If the class becomes interested in other diseases that have affected the world, they could research such epidemics as yellow fever. To get them into the story, look into Yellow Fever and the Reed Commission. They could research the number of victims over time and create a timeline from when the disease first reached the present United States up to the discovery of how to control it. A google search on “number of victims from yellow fever” brings up a few good sources, such as an August 10, 1879, article from The New York Times and another from September 24, 1897. Fascinating! But students will need to find other resources as well—encyclopedias and other books, offline as well as online. 

If the information found is sufficient, they could calculate rates of change over the course of different decades. Were there times when the disease rates rose more quickly? When they did not change at all? You could explore with them the concept of the slope of a line, what it actually tells us. Your students will find that numbers tell interesting stories! 


We Want Your Feedback
We want and need your ideas, suggestions, and observations. What
would you like to know more about? What questions have your
students asked? We invite you to share with us and other readers
by posting your comments. Please check back often for our newest
posts or download the RSS feed for this blog. Let us know what
you think and tell us how we can serve you better. We appreciate
your feedback on all of our Middle School Portal 2
publications. You can also email us at msp@msteacher.org. Post
updated 12/07/2011.

What’s the Difference Between Viruses and Bacteria?

Many people think that germs are what make us sick but scientifically speaking, germs are microbes that can be both harmful or helpful and come in four varieties – bacteria, viruses, fungi, and protozoa. We’ll leave the discussion of fungi and protozoa for another post and focus on bacteria and viruses in this one. Microbeworld says that viruses are as different from bacteria as goldfish are from giraffes. That is REALLY different! So what are the differences between the two microorganisms? With people still concerned with the H1N1 virus – knowing the differences and similarities might be really helpful!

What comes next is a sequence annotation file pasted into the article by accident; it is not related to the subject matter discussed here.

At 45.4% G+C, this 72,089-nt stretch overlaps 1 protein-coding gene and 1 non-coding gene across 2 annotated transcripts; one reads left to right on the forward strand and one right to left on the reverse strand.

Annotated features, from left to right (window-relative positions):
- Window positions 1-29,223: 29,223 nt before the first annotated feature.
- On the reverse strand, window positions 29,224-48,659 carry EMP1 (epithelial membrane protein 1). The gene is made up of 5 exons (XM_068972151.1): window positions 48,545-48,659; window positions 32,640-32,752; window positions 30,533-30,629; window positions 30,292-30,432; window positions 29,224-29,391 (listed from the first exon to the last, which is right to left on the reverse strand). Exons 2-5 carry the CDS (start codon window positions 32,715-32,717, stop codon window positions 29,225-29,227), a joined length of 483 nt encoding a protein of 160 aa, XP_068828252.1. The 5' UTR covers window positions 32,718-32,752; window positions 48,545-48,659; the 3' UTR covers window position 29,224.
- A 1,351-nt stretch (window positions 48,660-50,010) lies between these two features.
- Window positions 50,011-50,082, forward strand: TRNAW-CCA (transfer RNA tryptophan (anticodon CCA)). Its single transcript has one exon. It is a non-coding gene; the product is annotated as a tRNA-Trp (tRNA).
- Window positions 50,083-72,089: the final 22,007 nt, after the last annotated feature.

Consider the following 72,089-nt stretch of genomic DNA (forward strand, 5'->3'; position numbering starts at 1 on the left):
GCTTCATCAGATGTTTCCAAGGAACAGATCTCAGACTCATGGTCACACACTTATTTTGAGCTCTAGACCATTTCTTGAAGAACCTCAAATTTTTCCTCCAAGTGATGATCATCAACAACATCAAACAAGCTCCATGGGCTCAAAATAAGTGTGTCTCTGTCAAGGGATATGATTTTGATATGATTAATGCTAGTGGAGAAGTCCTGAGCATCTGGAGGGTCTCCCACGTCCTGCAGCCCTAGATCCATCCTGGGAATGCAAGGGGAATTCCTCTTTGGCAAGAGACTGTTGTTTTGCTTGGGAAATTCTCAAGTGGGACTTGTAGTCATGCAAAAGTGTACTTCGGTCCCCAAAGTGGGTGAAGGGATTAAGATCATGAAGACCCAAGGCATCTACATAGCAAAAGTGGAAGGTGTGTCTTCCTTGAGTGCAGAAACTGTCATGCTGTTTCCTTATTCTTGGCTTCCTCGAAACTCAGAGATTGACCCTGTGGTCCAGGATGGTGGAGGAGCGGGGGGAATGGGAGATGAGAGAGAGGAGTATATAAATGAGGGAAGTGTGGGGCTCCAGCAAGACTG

What’s a Germ?
This page from Science NetLinks provides images of the four types of microbes and a general description of the differences between them.

Virus or Bacterium?
This site gets into more detail in regards to cell structure and reproductive differences.

What’s the Life Span of a Virus?
This podcast and background information tells the differences between the cold virus and flu virus – both life span and how they are transmitted.

Bacteria: More Than Pathogens
This article, written by molecular biologist Trudy Wassenaar, helps clear up the misconceptions associated with bacteria.

Structure Of ‘Beneficial’ Virus That Can Infect Cancer Cells Solved
There are lots of bacteria that are beneficial – not so much for viruses. Here is a Science Daily article that describes a virus that “attacks” cancer cells.


We Want Your Feedback
We want and need your ideas, suggestions, and observations. What would you like to know more about? What questions have your students asked? We invite you to share with us and other readers by posting your comments. Please check back often for our newest posts or download the RSS feed for this blog. Let us know what you think and tell us how we can serve you better. We appreciate your feedback on all of our Middle School Portal 2 publications. You can also email us at msp@msteacher.org. Post updated 11/21/2011.